Widely-used cookie walls are flouting GDPR rules

Only 12% of third-party consent-seeking banners and notifications meet minimum requirements

The majority of third-party cookie walls used by UK organisations to obtain consent from users contravene strict data protection laws, researchers claim.

Just 11.8% of the content management platforms (CMPs) deployed by UK websites to seek user consent and offer tracking controls meet minimum legal requirements under the General Data Protection Regulation (GDPR).

CMPs, including banners and pop-up windows, are automatically displayed when users visit a website and give a number of options pertaining to consent as well as advanced controls over elements like tracking.

These are designed and distributed by a handful of developers, including Cookiebot, Crownpeak, OneTrust, QuantCast and TrustArc, and used by organisations who prefer this to building their own. Approximately 20% of the top 10,000 UK websites use such a service.

Among the most widely-used CMPs, researchers with Cornell University found that implied consent is universal, as well as dark patterns that guide people into desired behaviour.

“The results of our empirical survey of CMPs today illustrates the extent to which illegal practices prevail, with vendors of CMPs turning a blind eye to - or worse, incentivising - clearly illegal configurations of their systems,” the researchers concluded.

“Enforcement in this area is sorely lacking.

“Designers might help here to design tools for regulators, rather than just for users or for websites. Regulators should also work further upstream and consider placing requirements on the vendors of CMPs to only allow compliant designs to be placed on the market.”

Researchers scraped designs of the five most popular consent-seeking interfaces deployed by the top 10,000 websites in the UK, finding that explicit consent was rare.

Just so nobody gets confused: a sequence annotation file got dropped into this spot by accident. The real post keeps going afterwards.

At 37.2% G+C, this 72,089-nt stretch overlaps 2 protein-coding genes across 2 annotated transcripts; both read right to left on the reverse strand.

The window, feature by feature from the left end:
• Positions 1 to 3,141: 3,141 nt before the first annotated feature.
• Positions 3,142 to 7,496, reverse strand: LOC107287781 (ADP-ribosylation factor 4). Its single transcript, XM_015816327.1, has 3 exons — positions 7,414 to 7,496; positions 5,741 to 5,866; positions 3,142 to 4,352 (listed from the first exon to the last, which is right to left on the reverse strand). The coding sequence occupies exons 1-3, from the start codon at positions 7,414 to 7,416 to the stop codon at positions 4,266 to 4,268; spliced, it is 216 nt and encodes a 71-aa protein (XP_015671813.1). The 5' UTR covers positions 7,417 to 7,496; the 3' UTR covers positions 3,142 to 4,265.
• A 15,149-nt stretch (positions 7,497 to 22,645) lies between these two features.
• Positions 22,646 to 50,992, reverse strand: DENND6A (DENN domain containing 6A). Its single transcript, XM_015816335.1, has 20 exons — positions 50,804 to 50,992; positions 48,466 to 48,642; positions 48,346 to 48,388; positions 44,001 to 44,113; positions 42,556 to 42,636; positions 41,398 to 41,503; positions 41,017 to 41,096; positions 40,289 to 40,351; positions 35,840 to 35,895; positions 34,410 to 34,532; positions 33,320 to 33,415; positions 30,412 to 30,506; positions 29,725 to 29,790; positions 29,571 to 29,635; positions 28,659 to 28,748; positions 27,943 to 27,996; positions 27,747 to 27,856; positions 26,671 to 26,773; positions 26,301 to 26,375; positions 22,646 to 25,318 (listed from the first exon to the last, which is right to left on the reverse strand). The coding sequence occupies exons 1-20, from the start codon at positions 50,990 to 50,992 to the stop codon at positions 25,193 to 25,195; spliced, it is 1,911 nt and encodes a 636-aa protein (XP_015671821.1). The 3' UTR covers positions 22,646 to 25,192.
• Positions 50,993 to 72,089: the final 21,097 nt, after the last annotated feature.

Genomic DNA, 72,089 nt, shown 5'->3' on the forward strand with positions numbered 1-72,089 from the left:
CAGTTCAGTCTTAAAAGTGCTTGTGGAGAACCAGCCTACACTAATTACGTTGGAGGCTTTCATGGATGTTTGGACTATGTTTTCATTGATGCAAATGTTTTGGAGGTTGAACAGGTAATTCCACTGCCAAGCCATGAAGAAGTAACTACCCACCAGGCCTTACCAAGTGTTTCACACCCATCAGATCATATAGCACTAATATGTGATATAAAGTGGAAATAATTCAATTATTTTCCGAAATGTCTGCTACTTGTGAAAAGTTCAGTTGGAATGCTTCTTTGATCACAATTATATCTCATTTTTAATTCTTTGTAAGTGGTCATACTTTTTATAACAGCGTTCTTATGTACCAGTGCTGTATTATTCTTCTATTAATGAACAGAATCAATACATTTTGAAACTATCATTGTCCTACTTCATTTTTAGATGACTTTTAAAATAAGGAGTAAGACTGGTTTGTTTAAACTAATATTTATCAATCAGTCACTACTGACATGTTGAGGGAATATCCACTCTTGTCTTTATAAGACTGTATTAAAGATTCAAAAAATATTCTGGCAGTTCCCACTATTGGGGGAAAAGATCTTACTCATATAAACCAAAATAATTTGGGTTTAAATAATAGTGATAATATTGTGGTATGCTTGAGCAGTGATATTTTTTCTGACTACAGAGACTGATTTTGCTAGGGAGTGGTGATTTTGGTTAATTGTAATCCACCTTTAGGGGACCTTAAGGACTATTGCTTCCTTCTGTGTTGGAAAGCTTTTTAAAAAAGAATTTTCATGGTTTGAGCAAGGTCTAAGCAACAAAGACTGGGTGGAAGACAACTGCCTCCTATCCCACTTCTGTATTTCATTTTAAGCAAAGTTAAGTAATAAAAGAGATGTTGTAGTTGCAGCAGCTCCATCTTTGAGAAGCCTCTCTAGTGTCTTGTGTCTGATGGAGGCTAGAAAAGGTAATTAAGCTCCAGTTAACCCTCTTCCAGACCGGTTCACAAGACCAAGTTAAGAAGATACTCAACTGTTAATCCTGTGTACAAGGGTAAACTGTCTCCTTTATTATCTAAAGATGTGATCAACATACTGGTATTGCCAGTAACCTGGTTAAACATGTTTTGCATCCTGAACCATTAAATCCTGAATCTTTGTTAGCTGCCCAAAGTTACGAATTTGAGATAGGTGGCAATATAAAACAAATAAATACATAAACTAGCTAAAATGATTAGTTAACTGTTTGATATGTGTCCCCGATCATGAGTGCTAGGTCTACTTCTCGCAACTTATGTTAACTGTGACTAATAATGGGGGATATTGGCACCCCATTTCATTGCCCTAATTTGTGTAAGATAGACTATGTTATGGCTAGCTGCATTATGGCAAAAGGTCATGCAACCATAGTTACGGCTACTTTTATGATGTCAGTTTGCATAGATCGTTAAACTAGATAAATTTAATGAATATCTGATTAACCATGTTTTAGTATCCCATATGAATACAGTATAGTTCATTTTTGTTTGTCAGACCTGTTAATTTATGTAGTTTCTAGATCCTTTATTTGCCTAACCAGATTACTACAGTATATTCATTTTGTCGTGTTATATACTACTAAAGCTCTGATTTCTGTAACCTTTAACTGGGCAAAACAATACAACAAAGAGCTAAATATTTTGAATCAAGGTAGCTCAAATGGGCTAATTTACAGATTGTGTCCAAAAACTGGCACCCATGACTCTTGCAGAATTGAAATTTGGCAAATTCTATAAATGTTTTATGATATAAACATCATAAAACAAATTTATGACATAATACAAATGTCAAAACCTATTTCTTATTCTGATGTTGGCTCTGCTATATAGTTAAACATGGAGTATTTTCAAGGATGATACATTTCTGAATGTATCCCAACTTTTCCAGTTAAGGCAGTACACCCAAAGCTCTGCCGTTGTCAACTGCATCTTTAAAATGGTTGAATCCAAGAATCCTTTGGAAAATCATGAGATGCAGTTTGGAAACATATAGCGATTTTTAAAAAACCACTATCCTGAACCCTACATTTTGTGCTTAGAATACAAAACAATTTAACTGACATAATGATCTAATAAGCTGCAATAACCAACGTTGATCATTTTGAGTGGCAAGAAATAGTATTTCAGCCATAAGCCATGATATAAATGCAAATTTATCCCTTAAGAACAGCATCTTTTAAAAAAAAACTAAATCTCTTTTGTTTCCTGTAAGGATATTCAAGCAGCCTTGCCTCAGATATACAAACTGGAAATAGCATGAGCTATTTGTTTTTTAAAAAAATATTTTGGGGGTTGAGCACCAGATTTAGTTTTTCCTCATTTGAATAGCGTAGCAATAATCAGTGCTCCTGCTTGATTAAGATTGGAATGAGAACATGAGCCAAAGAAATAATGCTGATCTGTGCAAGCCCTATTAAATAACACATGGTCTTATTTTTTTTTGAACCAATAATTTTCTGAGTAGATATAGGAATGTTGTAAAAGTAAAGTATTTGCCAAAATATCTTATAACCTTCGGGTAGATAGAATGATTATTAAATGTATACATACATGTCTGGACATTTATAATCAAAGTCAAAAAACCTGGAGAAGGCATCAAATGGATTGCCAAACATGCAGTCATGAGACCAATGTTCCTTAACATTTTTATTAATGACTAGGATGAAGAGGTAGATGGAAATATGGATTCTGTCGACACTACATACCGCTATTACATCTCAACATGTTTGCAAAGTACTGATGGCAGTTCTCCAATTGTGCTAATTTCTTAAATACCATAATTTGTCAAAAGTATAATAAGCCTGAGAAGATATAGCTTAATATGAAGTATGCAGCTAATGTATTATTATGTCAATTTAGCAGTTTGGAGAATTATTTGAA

The extent of the scale of non-compliance is so broad that even the Information Commissioner's Office (ICO) admitted last year that its cookie wall was non-compliant.

To be fully GDPR-compliant, the researchers stated, cookie walls must offer explicit consent that’s clear and positive, and allow users to reject all options just as easy as it is to accept all options. These notifications must also contain no pre-ticked boxes.

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A further in-depth study conducted with 40 participants, moreover, showed how tweaking CMP designs may significantly change the rates of consent.

Organisations, for example, that remove opt-out buttons from the first page of their cookie walls raised consent levels by 22 to 23%. Inversely, offering more granular controls on the first page decreased consent by 8 to 20%.

The key takeaway from the study, according to those involved, was that placing information or controls before the very first layer is almost pointless given it’s largely ignored by users.

Offering genuine controls, therefore, would require organisations to place everything on the first page of any cookie wall.

Alternatively, the design patterns of consent banners could be overhauled to allow for richer and more durable ways to set privacy settings. These would have to be legally binding, however, rather than self-regulatory.

This is difficult because intense lobbying around the EU’s draft ePrivacy Regulation has predominately involved adtech firms campaigning to prevent browsers from having legally-binding elements.

Mozilla is one example of a developer that’s taken action into its own hands, introducing a set of top-level privacy and anti-tracking controls for its Firefox browser last year. Microsoft’s renewed Edge browser, similarly, is packaged with default anti-tracking and baseline cookie blocking.

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